Rizal devotes this chapter to describing Captain Tiago, a man of Filipino descent who is considered one of the region’s richest property owners. He is an influential planter in San Diego, an upwardly mobile town where Tiago spends two months per year. In addition to being wealthy and well-respected in government circles, he is also a pious man. Indeed, his riches ensure his godliness, for he pays priests and poor people to pray for him. Whenever Tiago finds himself in a pinch, when he really needs something from the heavens, he promises all sorts of things to certain saints. He even believes in polytheism and, in order to make sure his religious affinities pay off, spreads his devotion between multiple saints and divine figures.
Rizal’s depiction of Captain Tiago as a pious man is shot through with irony, since what Tiago is most interested in is his own prosperity. He doesn’t even pray for himself, and his belief in polytheism quite obviously goes against Christian doctrine. Nonetheless, he’s well-regarded in the religious community because of his riches and his willingness to pay priests to make up for his lack of actual spiritual devotion.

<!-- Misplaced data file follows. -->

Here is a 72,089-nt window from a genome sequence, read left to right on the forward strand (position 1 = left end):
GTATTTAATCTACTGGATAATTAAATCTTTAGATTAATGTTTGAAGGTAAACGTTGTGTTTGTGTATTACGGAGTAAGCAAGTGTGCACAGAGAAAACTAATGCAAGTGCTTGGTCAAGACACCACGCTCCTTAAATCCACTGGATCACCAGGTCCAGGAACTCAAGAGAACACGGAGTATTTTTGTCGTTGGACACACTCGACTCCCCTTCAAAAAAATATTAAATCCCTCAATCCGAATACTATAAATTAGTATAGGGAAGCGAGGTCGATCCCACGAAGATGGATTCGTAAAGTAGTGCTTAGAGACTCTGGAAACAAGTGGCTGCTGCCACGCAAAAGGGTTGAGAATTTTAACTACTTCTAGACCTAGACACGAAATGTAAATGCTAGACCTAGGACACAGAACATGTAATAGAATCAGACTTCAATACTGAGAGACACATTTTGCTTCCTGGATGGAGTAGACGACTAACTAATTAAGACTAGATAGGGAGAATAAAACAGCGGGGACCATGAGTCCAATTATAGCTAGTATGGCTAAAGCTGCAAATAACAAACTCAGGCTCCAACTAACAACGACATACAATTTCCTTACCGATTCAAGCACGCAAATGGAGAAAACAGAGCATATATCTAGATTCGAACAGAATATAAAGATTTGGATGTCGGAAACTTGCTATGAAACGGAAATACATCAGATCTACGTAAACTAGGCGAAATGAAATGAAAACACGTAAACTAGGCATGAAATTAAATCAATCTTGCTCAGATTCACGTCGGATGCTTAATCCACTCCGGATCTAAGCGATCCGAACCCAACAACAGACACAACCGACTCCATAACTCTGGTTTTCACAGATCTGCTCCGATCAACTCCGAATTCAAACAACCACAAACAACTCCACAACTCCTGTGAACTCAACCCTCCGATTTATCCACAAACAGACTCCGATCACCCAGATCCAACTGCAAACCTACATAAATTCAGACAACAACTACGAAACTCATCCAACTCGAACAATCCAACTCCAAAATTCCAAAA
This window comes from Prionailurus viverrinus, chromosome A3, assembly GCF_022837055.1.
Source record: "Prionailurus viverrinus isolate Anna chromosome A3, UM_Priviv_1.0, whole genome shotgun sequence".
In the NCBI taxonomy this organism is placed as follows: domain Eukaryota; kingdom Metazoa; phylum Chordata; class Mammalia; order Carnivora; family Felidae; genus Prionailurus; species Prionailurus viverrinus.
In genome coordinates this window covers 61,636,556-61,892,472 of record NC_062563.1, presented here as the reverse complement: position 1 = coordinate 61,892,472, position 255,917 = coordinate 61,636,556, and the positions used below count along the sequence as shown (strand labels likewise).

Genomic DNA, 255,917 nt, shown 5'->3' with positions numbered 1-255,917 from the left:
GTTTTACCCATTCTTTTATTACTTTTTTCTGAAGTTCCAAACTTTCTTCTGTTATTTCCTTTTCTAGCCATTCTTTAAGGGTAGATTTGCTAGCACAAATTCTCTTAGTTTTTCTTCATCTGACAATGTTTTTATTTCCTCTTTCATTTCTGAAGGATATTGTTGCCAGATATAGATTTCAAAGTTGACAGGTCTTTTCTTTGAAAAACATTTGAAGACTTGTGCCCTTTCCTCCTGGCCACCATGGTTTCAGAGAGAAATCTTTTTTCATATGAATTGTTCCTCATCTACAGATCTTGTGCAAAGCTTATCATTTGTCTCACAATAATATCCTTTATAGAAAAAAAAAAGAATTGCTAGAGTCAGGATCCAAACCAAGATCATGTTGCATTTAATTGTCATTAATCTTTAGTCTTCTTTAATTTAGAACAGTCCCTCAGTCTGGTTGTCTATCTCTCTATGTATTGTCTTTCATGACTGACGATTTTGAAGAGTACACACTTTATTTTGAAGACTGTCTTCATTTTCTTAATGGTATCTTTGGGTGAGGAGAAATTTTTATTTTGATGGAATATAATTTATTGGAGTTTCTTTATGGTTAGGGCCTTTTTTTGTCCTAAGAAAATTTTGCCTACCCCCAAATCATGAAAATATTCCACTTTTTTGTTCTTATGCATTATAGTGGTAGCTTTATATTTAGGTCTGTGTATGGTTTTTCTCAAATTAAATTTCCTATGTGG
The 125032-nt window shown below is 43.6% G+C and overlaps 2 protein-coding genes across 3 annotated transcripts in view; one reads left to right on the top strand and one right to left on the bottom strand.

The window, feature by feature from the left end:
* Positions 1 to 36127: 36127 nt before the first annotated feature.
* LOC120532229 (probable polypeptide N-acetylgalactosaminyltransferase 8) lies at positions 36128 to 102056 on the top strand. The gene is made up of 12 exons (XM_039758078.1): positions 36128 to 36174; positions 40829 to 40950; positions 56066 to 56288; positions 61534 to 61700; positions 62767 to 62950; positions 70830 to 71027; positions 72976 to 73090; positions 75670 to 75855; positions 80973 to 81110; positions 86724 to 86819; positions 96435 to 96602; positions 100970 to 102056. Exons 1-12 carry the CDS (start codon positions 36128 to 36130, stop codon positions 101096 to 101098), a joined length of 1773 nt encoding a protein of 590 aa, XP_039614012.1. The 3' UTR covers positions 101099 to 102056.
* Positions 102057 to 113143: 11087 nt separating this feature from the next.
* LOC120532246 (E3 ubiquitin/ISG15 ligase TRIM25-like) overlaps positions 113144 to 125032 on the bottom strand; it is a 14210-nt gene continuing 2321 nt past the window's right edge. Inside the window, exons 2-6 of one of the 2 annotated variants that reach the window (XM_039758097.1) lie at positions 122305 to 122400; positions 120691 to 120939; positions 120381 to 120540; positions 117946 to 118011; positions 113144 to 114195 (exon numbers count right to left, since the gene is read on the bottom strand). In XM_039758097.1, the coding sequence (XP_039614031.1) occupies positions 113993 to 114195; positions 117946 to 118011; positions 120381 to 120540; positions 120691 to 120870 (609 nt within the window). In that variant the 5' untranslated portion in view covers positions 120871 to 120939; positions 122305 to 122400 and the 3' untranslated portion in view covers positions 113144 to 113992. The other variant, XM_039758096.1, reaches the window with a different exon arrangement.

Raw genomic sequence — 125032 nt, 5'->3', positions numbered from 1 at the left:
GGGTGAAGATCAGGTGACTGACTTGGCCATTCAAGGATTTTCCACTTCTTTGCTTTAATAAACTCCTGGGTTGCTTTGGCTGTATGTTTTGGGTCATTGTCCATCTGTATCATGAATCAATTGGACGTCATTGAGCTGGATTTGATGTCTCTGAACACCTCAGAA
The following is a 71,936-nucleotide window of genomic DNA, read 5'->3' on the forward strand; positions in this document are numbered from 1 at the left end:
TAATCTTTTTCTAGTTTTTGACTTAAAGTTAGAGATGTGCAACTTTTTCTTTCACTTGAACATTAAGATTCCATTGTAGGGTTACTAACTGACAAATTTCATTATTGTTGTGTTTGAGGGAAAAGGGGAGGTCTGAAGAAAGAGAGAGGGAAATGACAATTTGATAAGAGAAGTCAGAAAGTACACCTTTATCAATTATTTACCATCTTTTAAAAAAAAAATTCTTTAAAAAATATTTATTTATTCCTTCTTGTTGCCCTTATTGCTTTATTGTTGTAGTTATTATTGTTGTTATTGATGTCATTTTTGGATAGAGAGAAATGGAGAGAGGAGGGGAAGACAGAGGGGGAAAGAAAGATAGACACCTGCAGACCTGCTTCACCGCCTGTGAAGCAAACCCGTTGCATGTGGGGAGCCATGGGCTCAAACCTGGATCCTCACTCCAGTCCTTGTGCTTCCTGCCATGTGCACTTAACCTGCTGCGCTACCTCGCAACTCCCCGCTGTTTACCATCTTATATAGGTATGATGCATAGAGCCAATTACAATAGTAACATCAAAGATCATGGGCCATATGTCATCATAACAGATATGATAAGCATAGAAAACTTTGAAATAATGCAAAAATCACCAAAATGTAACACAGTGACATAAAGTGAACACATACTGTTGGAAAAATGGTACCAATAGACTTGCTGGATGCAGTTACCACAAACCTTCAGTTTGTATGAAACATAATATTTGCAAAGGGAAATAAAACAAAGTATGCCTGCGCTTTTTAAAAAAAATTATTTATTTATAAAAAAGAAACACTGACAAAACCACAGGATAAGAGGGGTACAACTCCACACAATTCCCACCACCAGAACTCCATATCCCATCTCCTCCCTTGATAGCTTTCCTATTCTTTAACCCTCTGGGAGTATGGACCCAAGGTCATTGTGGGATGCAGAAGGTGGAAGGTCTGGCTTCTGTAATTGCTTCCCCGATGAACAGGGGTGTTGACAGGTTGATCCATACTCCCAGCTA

Regarding his strong ties to the government, Rizal notes that Tiago is “always ready to obey the army’s lower-ranking officers.” Whenever he hears somebody critique Filipino natives, he eagerly joins in, since he doesn’t consider himself a “native.” When Captain Tiago was young, he met and married a woman who gave birth to a little girl, despite the fact that he had requested to a saint (while performing a honorific dance) that she give birth to a boy. Unfortunately, his wife died during childbirth, leaving him to raise María Clara with the help of his cousin, Aunt Isabel. To this day, everybody loves and admires María Clara, who is engaged to be married to Ibarra.
That Tiago jumps at the opportunity to insult the character of his own people further shows how spineless he is. He wants to be in the good graces of anybody who has a modicum of power, including “lower-ranking officers.” The fact that Tiago is a sycophant obsessed with gaining power by association is important to keep in mind as Rizal explores the social dynamics at play in the Philippines during Spanish colonization, especially insofar as they pertain to Tiago’s affiliation with Ibarra.